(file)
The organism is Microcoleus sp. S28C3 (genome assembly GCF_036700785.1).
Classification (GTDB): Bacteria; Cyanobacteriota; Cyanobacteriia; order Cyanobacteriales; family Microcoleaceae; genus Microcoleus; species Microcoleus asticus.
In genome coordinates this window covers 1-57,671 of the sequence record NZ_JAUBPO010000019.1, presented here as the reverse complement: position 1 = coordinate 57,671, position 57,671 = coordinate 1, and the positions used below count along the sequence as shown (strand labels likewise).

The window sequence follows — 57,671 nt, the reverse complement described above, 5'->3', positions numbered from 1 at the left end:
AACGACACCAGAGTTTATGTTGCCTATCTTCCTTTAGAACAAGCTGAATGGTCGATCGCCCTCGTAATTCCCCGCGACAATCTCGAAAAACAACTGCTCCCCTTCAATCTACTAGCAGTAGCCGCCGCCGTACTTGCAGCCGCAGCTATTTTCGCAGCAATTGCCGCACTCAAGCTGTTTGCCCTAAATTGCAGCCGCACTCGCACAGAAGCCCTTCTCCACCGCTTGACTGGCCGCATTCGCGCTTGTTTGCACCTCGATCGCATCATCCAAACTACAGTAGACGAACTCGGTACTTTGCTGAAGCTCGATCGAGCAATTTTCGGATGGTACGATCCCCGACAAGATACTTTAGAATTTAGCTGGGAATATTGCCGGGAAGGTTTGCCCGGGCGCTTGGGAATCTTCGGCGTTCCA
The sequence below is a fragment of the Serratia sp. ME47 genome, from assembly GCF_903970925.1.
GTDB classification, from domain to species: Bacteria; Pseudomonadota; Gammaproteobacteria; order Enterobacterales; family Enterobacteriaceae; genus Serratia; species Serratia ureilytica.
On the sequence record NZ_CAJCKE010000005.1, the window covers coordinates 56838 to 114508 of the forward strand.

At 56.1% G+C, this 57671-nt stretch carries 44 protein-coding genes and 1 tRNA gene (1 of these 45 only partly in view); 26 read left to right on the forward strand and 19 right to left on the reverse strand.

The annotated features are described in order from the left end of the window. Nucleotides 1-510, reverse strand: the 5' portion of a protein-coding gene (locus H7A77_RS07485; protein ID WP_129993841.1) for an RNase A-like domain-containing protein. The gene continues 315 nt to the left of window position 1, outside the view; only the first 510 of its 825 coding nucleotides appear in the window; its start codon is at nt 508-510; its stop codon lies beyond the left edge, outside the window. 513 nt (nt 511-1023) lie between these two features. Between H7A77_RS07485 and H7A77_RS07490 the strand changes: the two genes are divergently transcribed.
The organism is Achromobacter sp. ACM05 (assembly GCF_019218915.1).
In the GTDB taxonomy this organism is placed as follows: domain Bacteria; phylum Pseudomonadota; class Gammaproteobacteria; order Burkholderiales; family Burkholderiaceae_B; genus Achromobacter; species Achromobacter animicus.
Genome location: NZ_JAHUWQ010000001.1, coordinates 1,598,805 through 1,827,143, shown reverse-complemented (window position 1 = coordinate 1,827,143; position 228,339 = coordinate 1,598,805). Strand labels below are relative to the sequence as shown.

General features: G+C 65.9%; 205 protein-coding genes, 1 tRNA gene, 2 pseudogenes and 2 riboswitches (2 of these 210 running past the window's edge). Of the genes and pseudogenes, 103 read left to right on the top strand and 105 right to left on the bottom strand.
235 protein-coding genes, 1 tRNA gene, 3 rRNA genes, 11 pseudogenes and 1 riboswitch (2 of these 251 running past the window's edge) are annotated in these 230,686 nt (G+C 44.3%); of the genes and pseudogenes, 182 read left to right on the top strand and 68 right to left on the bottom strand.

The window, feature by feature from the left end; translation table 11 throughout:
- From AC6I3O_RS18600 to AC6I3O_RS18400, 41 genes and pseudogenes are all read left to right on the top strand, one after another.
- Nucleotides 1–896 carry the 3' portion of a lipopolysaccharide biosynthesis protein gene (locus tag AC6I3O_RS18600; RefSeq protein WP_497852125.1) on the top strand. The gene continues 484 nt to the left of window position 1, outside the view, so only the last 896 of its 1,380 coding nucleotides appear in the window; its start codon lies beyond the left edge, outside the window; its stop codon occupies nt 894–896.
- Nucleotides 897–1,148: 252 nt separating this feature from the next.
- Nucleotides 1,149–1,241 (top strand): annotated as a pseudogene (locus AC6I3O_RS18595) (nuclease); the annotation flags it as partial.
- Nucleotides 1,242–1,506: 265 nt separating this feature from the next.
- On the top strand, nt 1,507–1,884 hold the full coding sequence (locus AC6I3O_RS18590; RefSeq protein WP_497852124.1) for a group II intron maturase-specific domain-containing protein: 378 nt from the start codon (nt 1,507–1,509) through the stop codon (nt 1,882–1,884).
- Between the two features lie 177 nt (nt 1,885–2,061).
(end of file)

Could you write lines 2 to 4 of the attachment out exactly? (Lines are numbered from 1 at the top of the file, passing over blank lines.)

Classification (GTDB): Bacteria; Cyanobacteriota; Cyanobacteriia; order Cyanobacteriales; family Microcoleaceae; genus Microcoleus; species Microcoleus asticus.
In genome coordinates this window covers 1-57,671 of the sequence record NZ_JAUBPO010000019.1, presented here as the reverse complement: position 1 = coordinate 57,671, position 57,671 = coordinate 1, and the positions used below count along the sequence as shown (strand labels likewise).

The window sequence follows — 57,671 nt, the reverse complement described above, 5'->3', positions numbered from 1 at the left end: